Over 90 Entries Received for 2013 Caine Prize
Original blog by Daniel Musiitwa at africabookclub.com
A total of 96 stories will compete for the 2013 Caine Prize for African Writing. The winner will be announced in May this year and stands to receive a cash prize of $15,000. Rotimi Babatunde (pictured) was last year’s winner with his short story, Bombay’s Republic.
The judges for this year’s prize include Leila Aboulela, award winning Sudanese-born author and winner of the inaugural Caine Prize. This is the first time that a past winner of the Caine Prize will take part in the judging. The judging panel is chaired by art historian and broadcaster Dr Gus Casely-Hayford.
Other members of the panel include Aboulela, award-winning Nigerianborn artist, Sokari Douglas Camp; author, columnist and Lord Northcliffe Emeritus Professor at UCL, John Sutherland; Assistant Professor at Georgetown University, Professor Nathan Hensley.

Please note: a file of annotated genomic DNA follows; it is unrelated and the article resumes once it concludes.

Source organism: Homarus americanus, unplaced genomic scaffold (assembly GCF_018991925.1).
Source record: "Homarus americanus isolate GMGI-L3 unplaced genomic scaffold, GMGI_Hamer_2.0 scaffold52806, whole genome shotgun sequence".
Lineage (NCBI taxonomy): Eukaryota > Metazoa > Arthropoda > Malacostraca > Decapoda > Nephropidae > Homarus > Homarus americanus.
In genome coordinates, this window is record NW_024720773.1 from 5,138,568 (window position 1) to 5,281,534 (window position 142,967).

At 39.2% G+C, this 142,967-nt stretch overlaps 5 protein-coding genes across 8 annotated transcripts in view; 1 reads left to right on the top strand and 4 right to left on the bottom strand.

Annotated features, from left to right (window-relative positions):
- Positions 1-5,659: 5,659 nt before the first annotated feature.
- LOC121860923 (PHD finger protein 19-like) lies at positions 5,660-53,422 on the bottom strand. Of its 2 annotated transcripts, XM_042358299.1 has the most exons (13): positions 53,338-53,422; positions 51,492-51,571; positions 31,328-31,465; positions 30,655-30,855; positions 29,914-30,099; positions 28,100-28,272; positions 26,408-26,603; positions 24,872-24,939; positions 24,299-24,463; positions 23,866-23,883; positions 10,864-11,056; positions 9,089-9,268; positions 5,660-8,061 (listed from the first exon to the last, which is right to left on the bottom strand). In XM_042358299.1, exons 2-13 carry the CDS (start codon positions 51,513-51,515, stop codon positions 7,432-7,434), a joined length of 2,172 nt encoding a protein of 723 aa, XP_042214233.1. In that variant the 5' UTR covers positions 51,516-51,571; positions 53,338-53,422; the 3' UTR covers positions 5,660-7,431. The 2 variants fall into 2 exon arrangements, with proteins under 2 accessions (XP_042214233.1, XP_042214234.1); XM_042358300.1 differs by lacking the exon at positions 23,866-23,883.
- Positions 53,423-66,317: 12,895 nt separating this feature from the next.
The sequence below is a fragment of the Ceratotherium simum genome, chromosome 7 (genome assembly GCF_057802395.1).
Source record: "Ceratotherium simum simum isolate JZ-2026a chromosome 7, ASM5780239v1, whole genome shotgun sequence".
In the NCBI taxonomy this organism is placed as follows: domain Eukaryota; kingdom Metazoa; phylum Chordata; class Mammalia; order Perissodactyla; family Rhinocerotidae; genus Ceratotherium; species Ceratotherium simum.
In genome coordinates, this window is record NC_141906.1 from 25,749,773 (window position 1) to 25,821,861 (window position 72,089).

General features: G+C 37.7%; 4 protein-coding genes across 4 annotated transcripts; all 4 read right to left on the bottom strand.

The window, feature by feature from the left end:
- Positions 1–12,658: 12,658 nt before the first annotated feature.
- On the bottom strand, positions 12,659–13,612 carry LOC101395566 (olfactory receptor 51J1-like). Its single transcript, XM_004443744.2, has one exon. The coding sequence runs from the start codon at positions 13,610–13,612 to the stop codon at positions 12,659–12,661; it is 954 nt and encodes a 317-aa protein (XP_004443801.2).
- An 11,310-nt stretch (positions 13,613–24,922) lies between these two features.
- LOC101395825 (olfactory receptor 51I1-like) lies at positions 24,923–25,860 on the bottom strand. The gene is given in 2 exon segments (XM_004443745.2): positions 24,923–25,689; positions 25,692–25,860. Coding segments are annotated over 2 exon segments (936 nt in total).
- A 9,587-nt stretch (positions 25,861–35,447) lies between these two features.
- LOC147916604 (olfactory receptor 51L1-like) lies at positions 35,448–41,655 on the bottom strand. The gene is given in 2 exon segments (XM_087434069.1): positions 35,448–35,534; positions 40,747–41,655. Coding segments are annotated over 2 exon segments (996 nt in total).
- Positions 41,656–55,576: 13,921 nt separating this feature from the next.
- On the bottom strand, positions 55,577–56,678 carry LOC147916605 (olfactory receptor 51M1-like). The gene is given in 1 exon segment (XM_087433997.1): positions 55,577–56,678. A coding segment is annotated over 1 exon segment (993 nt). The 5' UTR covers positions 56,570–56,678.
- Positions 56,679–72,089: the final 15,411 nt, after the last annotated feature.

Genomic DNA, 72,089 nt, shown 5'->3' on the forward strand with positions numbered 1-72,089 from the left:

The judges will meet in early May to decide on the shortlisted stories, which will be announced shortly thereafter.
The winning story will be announced at a dinner at the Bodleian Library in Oxford on Monday 8 July. The five shortlisted stories, alongside the stories written at the Caine Prize workshops are published annually by New Internationalist (UK), Jacana Media (South Africa), Cassava Republic (Nigeria), Kwani? (Kenya), Sub-Saharan Publishers (Ghana), FEMRITE (Uganda), Bookworld Publishers (Zambia) and ‘amaBooks (Zimbabwe).
Included in the 2012 anthology is the story by last year’s Nigerian winner, Rotimi Babatunde. Chair of judges Bernardine Evaristo said at the time, “Bombay’s Republic vividly describes the story of a Nigerian soldier fighting in the Burma campaign of World War Two. It is ambitious, darkly humorous and in soaring, scorching prose exposes the exploitative nature of the colonial project and the psychology of Independence.”
The Caine Prize 2013 book will be available from mid-June. It will comprise the 5 shortlisted stories and 12 stories from the Caine Prize Writers’ Workshop.